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Better Health By Empowering Nurse Practitioners

By Caleb Taylor

Could Arkansans get better healthcare and save money with a simple regulatory change?

Dr. David Mitchell, an associate professor of economics at UCA and director of the Arkansas Center for Research in Economics, told the legislature that the answer is yes — and all Arkansans would have to do is let nurse practitioners do the work they already do in 22 other states.

Mitchell spoke before both the House and Senate Public Health, Welfare, and Labor committees on February 20th and February 26th about the need for increased scope of practice for nurse practitioners in Arkansas.

Members of the Senate Public Health, Welfare and Labor committee considered Senate Bill 189 sponsored by Senator Dave Wallace. You can watch the livestream of the committee meeting here. Members of the House Public Health, Welfare and Labor committee considered House Bill 1282 sponsored by Representative Robin Lundstrum. You can watch the livestream of the committee meeting here.

Mitchell discussed the many groups that find increasing scope of practice for nurse practitioners to have positive effects, including both the Trump and Obama White Houses, the Federal Trade Commission, and the American Association of Retired Persons and noted that 22 states have full practice authority for nurse practitioners.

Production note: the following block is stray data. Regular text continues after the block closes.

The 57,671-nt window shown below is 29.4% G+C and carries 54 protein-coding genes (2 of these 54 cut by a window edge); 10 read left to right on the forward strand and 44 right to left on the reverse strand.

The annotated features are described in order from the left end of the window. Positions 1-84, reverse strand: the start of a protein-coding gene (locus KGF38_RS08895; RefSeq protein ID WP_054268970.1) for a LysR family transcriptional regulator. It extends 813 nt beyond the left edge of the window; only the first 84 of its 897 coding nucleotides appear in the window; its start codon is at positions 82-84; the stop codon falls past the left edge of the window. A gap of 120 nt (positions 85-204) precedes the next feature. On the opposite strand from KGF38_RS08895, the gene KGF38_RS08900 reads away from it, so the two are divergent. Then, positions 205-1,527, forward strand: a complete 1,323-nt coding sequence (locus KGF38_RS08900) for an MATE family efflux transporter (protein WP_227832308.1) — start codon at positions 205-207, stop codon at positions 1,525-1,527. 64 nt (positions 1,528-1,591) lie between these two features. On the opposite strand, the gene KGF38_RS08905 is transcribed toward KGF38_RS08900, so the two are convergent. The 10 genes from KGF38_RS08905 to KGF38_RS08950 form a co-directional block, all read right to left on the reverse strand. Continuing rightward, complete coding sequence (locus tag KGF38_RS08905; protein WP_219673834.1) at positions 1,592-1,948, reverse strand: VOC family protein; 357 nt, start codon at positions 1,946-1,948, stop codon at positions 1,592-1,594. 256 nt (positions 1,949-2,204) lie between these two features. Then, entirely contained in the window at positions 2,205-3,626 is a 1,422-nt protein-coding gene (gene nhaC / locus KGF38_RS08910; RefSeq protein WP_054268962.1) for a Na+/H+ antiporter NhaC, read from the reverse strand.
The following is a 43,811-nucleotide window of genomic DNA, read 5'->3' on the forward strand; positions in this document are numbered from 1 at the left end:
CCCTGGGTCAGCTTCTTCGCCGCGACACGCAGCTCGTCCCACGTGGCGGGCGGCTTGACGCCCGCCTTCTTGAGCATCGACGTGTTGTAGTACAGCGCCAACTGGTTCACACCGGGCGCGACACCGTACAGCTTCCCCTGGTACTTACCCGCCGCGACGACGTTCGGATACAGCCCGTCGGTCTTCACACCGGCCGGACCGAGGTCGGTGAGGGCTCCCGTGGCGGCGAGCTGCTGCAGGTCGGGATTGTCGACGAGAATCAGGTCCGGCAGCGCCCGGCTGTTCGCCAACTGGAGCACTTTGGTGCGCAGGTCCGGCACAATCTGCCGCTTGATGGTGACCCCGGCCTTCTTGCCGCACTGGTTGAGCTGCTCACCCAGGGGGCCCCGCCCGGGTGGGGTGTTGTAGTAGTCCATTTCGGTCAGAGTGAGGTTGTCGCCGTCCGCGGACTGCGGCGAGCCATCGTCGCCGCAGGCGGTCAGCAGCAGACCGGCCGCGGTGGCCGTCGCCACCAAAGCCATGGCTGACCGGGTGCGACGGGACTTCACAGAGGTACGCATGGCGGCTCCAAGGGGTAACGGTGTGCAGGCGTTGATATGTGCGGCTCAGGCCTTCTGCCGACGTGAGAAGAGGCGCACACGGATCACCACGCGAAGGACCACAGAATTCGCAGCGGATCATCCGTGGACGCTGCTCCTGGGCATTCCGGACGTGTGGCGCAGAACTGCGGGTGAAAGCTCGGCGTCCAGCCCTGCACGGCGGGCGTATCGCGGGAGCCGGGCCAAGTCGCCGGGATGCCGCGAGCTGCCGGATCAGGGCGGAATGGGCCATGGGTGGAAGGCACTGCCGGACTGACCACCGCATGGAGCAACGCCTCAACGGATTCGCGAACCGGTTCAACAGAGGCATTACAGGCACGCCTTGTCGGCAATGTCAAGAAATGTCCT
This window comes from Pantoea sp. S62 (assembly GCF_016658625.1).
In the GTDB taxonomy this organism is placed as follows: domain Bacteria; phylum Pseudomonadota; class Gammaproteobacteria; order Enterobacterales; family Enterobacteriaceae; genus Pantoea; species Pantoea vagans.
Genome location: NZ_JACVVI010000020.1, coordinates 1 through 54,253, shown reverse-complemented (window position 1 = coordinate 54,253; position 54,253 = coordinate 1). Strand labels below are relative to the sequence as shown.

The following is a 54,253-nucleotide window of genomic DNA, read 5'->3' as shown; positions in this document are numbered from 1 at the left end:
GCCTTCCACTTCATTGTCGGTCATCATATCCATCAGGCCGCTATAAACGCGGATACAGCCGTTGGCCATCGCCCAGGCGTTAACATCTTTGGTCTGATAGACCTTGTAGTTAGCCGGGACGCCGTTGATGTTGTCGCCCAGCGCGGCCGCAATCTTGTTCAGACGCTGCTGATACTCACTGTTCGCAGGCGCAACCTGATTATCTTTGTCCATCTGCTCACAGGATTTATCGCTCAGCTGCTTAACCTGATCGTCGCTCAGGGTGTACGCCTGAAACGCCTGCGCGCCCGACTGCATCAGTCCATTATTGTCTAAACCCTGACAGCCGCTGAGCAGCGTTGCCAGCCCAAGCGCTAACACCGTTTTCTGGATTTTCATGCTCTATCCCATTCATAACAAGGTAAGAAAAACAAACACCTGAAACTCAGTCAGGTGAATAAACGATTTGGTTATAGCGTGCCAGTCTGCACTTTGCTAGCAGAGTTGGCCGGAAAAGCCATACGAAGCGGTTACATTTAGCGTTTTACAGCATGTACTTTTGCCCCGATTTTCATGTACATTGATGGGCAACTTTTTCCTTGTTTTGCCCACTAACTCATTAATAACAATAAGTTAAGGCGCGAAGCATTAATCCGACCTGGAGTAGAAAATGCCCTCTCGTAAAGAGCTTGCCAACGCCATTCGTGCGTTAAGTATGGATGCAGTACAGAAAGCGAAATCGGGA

Mitchell went on to discuss the positive benefits that those 22 states experienced when they increased their scope of practice. Increasing scope of practice led to having a larger number of healthcare providers available as well as an increase in the quality of care provided. Mitchell also gave legislators an overview of the academic literature on nurse practitioners and explained that there is little to no evidence that increasing scope of practice leads to negative patient outcomes or overprescribing.

Mitchell then pointed out that in rural states like Arkansas, collaborative practice agreements (between nurse practitioners and doctors) make it more difficult for nurse practitioners to move to rural areas and provide better access to care.

Mitchell said his “conservative estimates” of expanding scope of practice for nurse practitioners would save state taxpayers $575,000 to $881,000 annually.

Mitchell testified on February 26th:

Nurse practitioners provide great care. Arkansans would be better off with better access to care. It saves the state money. The most important thing is this isn’t some radical idea. It’s narrow and low-risk…22 states already do this.”

Critics of the legislation focused on the lower educational requirements to become a nurse practitioner as opposed to those requirements for a physician.

Both bills failed narrowly in committee but increasing awareness about this issue may bring positive changes in the future.  For more of ACRE’s research on nurse practitioners, check out our labor market regulation page.

Mitchell is also the co-author with Jordan Pfaff and Zachary Helms of an ACRE Policy Brief entitled Solving Arkansas’s Primary Care Problems by Empowering Nurse Practitioners.